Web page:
Monday, January 23, 2012

FIRKO mice

Okay. I have an apology to make. I'm not sure there will be an MCQ test on the FIRKO mouse to parallel that on the LIRKO mouse. At this stage of the proceedings I'm not sure that I can muster the motivation which is needed to do justice to such an Herculean task of applied sarcasm. The difficulty is compounded by the loss of my trowel somewhere between Berkshire and Norfolk via Glasgow. You really do need a trowel. I know, excuses, excuses. Mea culpa.

With that apology, I think it's time to discuss this paper.

So now we have the FIRKO mouse. This mutant mouse has been cleverly engineered to fail to express insulin receptors on its adipocytes. Everything else is normal. Functionally the adipocytes are severely insulin resistant. It does not matter how much insulin the pancreas secretes, adipocytes will not, cannot, listen to it. You know the rules. The function of insulin is to store dietary fat in adipocytes. In the almost complete absence of any insulin receptors on any adipocytes, this just ain't gonna happen. So FIRKO mice stay slim, slightly slimmer than a control mouse, and live a bit longer. All on CIAB and without cutting calories of course.

They also fail to develop age related insulin resistance. Please note as a complete aside; those mice on F9, boring old low fat CIAB, do develop age related insulin resistance and glucose intolerance. Wanna stay as healthy as a mouse on F9 with age acquired insulin resistance? Go ahead and eat low fat, about 10% of your calories will do. Try not to get too bored.

I could stop here with this comment from the authors:

"Our data further show that insulin signalling in adipocytes is crucial for triglyceride storage and the development of obesity and its associated metabolic abnormalities"

It would be fun to just thumb your data at those fixated on the central effects of insulin but that would be leaving a whole can of worms unopened. You know how it ticks you off to get partial information on a given study. The selective information rationing typical an obesity researcher. The data are actually quite complex.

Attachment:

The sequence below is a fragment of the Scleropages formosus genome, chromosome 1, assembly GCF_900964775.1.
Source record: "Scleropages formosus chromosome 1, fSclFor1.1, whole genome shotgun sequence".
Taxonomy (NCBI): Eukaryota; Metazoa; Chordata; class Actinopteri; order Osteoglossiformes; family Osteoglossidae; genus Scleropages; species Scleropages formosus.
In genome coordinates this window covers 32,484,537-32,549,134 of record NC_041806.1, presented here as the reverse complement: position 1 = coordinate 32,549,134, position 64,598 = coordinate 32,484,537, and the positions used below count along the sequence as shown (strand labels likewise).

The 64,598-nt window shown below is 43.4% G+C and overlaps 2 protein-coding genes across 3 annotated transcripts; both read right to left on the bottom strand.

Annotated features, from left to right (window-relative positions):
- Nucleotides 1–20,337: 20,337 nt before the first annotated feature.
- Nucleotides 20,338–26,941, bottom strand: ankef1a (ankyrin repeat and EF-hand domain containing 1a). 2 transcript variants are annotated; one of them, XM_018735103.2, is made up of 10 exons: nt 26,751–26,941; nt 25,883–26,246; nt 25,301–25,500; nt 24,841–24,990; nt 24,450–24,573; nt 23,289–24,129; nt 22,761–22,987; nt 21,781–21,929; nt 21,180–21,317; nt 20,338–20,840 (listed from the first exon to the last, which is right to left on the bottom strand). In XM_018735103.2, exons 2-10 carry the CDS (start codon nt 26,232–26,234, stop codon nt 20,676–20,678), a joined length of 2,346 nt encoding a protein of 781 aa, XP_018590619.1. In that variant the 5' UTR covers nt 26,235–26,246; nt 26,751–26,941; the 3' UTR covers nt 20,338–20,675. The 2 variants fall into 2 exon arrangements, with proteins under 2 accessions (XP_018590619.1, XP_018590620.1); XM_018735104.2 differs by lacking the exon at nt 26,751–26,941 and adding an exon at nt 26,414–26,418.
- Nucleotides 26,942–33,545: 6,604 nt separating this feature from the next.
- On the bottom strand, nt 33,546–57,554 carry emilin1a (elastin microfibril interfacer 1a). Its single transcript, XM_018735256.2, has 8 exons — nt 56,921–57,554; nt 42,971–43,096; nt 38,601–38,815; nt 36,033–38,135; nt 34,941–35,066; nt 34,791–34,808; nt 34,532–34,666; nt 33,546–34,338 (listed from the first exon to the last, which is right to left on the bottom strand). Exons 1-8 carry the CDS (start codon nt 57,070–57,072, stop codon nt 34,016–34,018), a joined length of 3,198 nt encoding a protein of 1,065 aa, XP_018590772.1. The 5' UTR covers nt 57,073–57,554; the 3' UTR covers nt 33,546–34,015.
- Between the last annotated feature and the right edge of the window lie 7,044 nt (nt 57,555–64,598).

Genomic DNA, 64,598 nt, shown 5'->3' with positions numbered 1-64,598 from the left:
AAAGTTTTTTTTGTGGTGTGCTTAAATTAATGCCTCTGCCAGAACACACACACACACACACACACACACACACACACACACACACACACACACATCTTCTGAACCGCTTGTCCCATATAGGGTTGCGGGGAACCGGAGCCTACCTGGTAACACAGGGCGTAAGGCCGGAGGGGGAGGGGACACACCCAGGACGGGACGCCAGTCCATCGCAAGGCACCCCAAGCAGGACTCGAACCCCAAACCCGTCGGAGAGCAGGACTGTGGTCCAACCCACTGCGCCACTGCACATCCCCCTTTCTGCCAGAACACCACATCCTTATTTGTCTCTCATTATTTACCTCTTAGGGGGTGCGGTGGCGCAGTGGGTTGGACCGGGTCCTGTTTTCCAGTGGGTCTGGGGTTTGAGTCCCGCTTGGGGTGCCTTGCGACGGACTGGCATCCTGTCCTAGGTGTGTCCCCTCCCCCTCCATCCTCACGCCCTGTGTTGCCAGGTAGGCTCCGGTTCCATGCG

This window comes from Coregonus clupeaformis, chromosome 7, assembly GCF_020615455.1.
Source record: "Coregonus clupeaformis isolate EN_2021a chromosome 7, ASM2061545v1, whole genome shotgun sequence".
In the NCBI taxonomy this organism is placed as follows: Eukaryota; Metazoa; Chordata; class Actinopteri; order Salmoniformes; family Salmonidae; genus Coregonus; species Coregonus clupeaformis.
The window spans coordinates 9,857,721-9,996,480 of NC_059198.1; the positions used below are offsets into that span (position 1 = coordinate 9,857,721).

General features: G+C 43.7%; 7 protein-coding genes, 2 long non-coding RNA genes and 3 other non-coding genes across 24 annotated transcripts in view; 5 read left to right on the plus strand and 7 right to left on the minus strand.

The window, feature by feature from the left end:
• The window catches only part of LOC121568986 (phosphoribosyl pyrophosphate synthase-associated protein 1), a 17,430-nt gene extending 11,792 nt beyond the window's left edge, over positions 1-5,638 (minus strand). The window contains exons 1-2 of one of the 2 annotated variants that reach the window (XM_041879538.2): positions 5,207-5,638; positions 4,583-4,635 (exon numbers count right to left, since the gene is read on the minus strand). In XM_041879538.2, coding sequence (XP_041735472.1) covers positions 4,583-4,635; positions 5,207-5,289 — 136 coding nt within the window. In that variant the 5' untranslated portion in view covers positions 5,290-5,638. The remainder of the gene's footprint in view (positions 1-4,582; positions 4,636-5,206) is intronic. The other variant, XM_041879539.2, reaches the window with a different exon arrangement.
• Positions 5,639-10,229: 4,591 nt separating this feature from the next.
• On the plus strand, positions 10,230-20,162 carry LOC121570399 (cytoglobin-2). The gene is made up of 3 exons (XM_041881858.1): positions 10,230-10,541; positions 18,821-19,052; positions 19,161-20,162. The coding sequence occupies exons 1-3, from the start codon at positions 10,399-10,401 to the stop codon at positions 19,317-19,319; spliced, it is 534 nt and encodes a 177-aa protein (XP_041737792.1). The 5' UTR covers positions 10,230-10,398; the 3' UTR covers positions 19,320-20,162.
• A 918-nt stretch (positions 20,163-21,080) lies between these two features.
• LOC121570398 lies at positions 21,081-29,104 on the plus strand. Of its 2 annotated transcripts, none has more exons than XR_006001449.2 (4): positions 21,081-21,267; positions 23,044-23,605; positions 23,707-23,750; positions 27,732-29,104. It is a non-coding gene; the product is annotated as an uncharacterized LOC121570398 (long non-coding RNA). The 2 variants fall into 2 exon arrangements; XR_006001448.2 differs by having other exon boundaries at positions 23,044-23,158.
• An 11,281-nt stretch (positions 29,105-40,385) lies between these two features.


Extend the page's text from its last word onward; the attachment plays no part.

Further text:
Let's get a tin opener.

Sooooooo, what if you take a FIRKO mouse and inject it with gold thioglucose? Obviously you will bust its VMH. You could equally use a electrical ice-pick or a big meal at a Chinese restaurant (jk).

To summarise the last post: This injury increases the ability of adipocytes to divert calories away from metabolism and in to storage, by an increase in their sensitivity to insulin. Fat should simply pour in to the adipocytes of a VMH injured rodent and they should start eating big time. You could be forgiven for thinking you had removed their brain satiety centre or upped their fat set-point.

But the FIRKO mouse has very few insulin receptors on its adipocytes. The brain can scream, shout and have a temper tantrum to demand fat storage. Adipocytes stay cool as a cucumber and don't even give the finger to the brain. Pure ignore-ance. The brain has lost its tool for fat storage. You know the one, the tool which stops you being hungry (snigger) and helps you lose weight (sigh). Insulin.

Now let's look at some of the graphs. We'll start with the supportive one:



We can ignore the middle two columns, they're from different knockout mice. FIRKO mice with a gold thioglucose brain injury (right hand column) weigh the same as, or even a non significant smidge less than, WT mice (or FIRKO mice) without a gold thioglucose injury. Now that's no surprise. Brain:Adipocyte:Insulin.

But there is a shock in store. Here's the next graph, the columns are the same:



FIRKO mice eat MORE if they are injured by gold thioglucose than if they aren't. They eat almost exactly the same extra food as a wild type gold thioglucose injured mouse. While staying slim, of course. But they do eat more.

Does this mean that the VMH really controls appetite rather than the ability to divert calories to fat storage?